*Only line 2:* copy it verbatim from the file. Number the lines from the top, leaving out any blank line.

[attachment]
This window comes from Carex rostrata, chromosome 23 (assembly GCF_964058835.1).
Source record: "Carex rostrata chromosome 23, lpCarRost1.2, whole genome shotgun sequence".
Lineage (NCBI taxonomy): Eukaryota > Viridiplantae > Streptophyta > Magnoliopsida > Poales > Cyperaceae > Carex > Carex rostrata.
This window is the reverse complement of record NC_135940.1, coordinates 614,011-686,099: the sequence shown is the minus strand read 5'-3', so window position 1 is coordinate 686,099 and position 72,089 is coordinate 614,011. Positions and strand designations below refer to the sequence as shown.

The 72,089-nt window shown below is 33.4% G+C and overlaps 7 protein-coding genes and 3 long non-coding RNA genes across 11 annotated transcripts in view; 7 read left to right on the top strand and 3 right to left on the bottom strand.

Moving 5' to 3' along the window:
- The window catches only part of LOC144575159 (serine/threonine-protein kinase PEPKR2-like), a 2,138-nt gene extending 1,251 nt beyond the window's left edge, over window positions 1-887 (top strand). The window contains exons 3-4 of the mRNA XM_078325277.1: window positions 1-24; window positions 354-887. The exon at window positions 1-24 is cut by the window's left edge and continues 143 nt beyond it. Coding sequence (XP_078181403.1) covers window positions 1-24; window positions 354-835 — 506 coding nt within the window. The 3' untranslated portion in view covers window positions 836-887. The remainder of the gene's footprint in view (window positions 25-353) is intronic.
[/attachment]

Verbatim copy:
Source record: "Carex rostrata chromosome 23, lpCarRost1.2, whole genome shotgun sequence".